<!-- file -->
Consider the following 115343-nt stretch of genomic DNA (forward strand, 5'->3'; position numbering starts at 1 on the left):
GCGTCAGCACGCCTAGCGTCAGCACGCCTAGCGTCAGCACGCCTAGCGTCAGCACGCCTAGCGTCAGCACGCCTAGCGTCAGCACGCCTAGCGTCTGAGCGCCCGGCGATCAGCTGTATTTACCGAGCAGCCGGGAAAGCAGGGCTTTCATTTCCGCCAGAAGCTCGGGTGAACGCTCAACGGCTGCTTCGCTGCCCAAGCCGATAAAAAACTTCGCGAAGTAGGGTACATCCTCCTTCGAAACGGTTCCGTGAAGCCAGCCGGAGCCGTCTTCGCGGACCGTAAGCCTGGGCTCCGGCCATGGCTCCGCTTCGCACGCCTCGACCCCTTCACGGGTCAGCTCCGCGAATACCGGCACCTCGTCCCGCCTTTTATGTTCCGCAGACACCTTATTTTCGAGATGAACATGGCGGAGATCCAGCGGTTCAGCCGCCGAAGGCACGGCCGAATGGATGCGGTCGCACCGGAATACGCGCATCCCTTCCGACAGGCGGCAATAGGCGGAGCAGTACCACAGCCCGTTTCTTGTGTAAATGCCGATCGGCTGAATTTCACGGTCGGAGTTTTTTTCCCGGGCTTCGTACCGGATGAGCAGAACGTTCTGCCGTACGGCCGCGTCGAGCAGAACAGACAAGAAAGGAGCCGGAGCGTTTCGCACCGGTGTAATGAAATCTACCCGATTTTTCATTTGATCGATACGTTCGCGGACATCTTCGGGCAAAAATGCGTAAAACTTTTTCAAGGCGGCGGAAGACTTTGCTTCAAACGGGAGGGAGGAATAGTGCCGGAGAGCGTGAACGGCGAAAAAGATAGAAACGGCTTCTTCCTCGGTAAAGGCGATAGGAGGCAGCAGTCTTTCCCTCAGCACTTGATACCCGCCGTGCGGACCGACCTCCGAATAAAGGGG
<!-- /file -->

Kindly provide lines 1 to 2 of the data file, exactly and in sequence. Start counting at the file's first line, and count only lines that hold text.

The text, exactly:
Consider the following 115343-nt stretch of genomic DNA (forward strand, 5'->3'; position numbering starts at 1 on the left):
GCGTCAGCACGCCTAGCGTCAGCACGCCTAGCGTCAGCACGCCTAGCGTCAGCACGCCTAGCGTCAGCACGCCTAGCGTCAGCACGCCTAGCGTCTGAGCGCCCGGCGATCAGCTGTATTTACCGAGCAGCCGGGAAAGCAGGGCTTTCATTTCCGCCAGAAGCTCGGGTGAACGCTCAACGGCTGCTTCGCTGCCCAAGCCGATAAAAAACTTCGCGAAGTAGGGTACATCCTCCTTCGAAACGGTTCCGTGAAGCCAGCCGGAGCCGTCTTCGCGGACCGTAAGCCTGGGCTCCGGCCATGGCTCCGCTTCGCACGCCTCGACCCCTTCACGGGTCAGCTCCGCGAATACCGGCACCTCGTCCCGCCTTTTATGTTCCGCAGACACCTTATTTTCGAGATGAACATGGCGGAGATCCAGCGGTTCAGCCGCCGAAGGCACGGCCGAATGGATGCGGTCGCACCGGAATACGCGCATCCCTTCCGACAGGCGGCAATAGGCGGAGCAGTACCACAGCCCGTTTCTTGTGTAAATGCCGATCGGCTGAATTTCACGGTCGGAGTTTTTTTCCCGGGCTTCGTACCGGATGAGCAGAACGTTCTGCCGTACGGCCGCGTCGAGCAGAACAGACAAGAAAGGAGCCGGAGCGTTTCGCACCGGTGTAATGAAATCTACCCGATTTTTCATTTGATCGATACGTTCGCGGACATCTTCGGGCAAAAATGCGTAAAACTTTTTCAAGGCGGCGGAAGACTTTGCTTCAAACGGGAGGGAGGAATAGTGCCGGAGAGCGTGAACGGCGAAAAAGATAGAAACGGCTTCTTCCTCGGTAAAGGCGATAGGAGGCAGCAGTCTTTCCCTCAGCACTTGATACCCGCCGTGCGGACCGACCTCCGAATAAAGGGG